We ended to quarter with cash and investments of nearly $274 million reflecting the early redemption of our non-recourse RISPERDAL CONSTA notes which makes Alkermes a debt free company. This early redemption resulted in a charge of $2.2 million during the second fiscal quarter related to the write-off of the remaining differed financing cost and the slight premium we paid on the redemption. This charge will be offset during the remainder of the fiscal year as we will have no further interest or accretion expense on the notes.

Our cash position combined with the solid revenue stream from RISPERDAL CONSTA, growing VIVITROL revenues and the prudent management of our expenses gives us the wherewithal to support simultaneously two key growth drivers for our future business, the VIVITROL launch in the opioid indication and the investment in our pipeline.

Based on the complete response letter from BYDUREON, we are adjusting our financial expectations for the reminder of fiscal 2011, and I'll briefly talk through those adjustments. You can look to our press release issued this afternoon for a complete review of our expectations.

We are reducing manufacturing revenues by $2 million to $3 million due to lower expected orders for polymer related to BYDUREON. We are reducing royalty revenues by $0 million to $5 million due to no commercial sales for BYDUREON this fiscal year. We're reducing R&D revenues by $7 million as we will now receive the milestone due upon the first commercial sale of BYDUREON in the United Stated this fiscal year. And we are reducing cogs by $1 million to $2 million due to lower polymer volumes.

As a result of these changes, we expect a net loss in the range of $53 million to $68 million revised from an expectation of $45 million to $55 million. To finish up, we expect manufacturing revenues from RISPERDAL CONSTA in the third quarter to be in the range of $22 million to $27 million.

We are pleased with our financial performance this quarter. RISPERDAL CONSTA continues to grow and drive our revenues and we believe the launch of VIVITROL in the opioid dependence indication will be an important source of growth looking forward. We also believe that ultimately BYDUREON will prove to be a major financial contributor as well.

Finally, our pipeline continues to advance and we expect key data and clinical progress in the near and medium-term. With that, I'll turn the call back to Rebacca.

Rebecca Peterson

We'll now open it up for Q&A.

Question-and-Answer Session


(Operator Instructions) The first question comes from Cory Kasimov from JPMorgan.

Cory Kasimov - JPMorgan

I have a couple on VIVITROL, then one quick one on CONSTA. So with regards to VIVITROL, Richard, you'd said your reps are out in the field now with this. Is there any sort of early anecdotal feedback you can share with the reception you've gotten so far?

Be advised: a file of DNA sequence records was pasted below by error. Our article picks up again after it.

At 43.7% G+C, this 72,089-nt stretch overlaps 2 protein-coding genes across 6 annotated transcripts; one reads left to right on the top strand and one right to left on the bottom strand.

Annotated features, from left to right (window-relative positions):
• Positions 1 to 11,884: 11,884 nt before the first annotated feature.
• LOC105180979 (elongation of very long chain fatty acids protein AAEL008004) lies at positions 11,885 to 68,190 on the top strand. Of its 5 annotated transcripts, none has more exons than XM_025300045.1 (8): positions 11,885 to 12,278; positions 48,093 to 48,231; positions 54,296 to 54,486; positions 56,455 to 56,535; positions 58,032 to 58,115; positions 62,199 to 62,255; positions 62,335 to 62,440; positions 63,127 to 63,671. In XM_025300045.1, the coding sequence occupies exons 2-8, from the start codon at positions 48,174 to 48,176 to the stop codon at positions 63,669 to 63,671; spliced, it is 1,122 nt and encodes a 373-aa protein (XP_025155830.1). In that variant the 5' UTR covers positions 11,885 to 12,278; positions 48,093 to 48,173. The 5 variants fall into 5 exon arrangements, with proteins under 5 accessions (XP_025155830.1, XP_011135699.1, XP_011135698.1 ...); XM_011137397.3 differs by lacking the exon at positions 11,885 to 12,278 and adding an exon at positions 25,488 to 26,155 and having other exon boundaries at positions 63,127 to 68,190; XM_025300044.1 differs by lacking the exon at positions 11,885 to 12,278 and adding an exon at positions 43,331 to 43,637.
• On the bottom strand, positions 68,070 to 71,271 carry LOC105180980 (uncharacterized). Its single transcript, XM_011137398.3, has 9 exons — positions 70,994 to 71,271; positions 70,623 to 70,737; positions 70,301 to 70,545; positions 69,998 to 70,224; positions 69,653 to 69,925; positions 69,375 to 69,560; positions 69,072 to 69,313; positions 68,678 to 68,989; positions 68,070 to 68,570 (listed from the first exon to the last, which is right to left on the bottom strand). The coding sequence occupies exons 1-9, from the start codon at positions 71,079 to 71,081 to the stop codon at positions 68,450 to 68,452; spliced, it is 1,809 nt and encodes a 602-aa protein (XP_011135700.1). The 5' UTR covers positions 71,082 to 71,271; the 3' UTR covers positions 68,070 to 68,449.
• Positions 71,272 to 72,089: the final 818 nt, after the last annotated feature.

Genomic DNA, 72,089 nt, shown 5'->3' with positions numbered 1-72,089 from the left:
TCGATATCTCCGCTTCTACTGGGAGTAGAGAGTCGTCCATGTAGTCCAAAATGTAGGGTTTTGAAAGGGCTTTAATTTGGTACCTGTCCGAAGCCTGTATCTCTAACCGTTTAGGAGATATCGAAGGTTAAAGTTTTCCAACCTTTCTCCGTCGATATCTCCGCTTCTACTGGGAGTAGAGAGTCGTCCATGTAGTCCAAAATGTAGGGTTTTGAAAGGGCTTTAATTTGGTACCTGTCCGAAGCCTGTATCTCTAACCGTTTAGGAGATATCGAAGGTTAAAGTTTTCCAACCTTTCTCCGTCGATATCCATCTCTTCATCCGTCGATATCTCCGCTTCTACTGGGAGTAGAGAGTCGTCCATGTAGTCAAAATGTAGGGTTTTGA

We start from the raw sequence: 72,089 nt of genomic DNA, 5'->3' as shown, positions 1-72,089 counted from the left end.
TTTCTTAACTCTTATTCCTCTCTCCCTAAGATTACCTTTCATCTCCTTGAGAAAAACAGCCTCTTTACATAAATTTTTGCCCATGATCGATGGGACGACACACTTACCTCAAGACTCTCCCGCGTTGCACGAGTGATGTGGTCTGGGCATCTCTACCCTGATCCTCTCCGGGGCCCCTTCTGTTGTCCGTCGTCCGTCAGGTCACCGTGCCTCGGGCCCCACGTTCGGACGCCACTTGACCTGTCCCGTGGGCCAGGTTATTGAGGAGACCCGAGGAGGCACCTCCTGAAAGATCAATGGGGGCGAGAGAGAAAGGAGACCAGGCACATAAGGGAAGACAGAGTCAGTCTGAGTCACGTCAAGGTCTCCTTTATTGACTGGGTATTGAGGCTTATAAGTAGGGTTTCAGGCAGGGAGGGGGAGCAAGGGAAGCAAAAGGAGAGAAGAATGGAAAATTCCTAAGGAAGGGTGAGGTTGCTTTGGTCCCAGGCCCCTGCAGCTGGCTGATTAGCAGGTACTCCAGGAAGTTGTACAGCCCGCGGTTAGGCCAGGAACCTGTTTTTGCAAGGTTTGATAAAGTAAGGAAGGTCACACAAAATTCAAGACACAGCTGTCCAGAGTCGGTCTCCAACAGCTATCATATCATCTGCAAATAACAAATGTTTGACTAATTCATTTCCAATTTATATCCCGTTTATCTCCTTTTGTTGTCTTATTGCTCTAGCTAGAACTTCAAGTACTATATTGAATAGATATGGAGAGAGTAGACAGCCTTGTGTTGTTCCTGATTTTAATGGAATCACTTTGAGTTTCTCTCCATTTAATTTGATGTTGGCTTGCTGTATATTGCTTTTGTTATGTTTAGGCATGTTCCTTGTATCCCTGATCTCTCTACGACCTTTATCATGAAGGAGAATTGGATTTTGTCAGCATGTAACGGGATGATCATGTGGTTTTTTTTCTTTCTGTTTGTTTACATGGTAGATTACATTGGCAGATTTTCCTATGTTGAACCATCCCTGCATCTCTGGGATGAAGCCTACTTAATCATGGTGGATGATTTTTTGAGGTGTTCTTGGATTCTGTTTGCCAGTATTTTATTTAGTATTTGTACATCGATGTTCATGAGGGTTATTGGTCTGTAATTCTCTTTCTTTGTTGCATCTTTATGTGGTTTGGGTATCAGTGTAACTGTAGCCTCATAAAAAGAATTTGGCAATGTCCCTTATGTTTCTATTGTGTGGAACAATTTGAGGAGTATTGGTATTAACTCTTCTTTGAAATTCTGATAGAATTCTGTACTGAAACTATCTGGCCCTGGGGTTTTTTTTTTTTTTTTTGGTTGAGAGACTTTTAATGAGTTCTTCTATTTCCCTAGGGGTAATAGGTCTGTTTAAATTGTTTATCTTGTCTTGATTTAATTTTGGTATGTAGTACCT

Richard Pops

It isn't worth much because it's all going to be positive. The reps are calling on the current prescribing VIVITROL base, many of who've been waiting for these products for use in opioid dependence, so the early returns are quite positive but they're just that.

Cory Kasimov - JPMorgan

With regard to Vivitrol's cost as a treatment for opioid dependence, how big of a factor was cost and reimbursement with the lackluster commercial performance for alcoholism, and how confident are you that you have the right price for opioid dependence?

Richard Pops

I don't think it's a major factor. I don't think cost is the impediment. The impediment on the alcohol side was changing the paradigm of using medication for the treatment of the disease. And I think on the opioid side, it's going to prove to be a pharmaco-economically advantageous. We already have data that we didn't generate prospectively ourselves, but people like Aetna and UnitedHealth have looked in their own databases that provide quantitative justification for the cost of the VIVITROL at these prices.

So I think this is much more about introducing a brand new treatment paradigm into a new market and building from there.

Cory Kasimov - JPMorgan

And then lastly, on CONSTA, clearly this was a very strong quarter for the product, are you seeing anything in J&J's ordering patterns that suggest this trend can continue?

Jim Frates

Yes, I think I would say probably the best way to answer that is our guidance last quarter for manufacturing revenues. This quarter it was $25 million to $30 million. And we just reported $32.6 million. So those patters seem to strengthening and that's good although it's hard to predict the future in the next year at this point. We will wait to do that before we guide next year.


The next question comes from Ami Fadia from UBS.

Ami Fadia - UBS

Firstly on VIVITROL, could you give sense of where the pricing is today? Price of script? And did you take a price increase recently?

Rebecca Peterson

The last price for VIVITROL is $1,100 a month and that went into effect on October 1.

Ami Fadia - UBS

Could you give us a sense of the rebates on it?

Rebecca Peterson

We don't probably talk about our rebates as it relates to VIVITROL.

Jim Frates

But you can look in the Q and see gross and nets that are in the 20% range.

Ami Fadia - UBS

On BYDUREON, could you give us any color at all on the status of the application in Europe? Have you or has Amylin received any kind of communication with the regulatory authorities around how the application is progressing? I believe there are some standard timeframes within which they are supposed to hear back from the authorities and if you could give us any color on that?

Richard Pops

Here's what I can tell you that maybe helpful. But first of all, as it relates to Europe, we're almost twice removed in this case. Our collaboration with Amylin and, as you know, Lilly controlled the OUS regulatory submissions. So the best fidelity, the highest fidelity response is for you to talk to Amylin and Lilly on this.

That said we presume things we know from the calendar as you implied because of the timing of the filing earlier this year. That's why we said earlier we expect there's going to be action in the first half of 2011 and Europe operates a little bit differently than in the U.S. in the way clock stops and starts.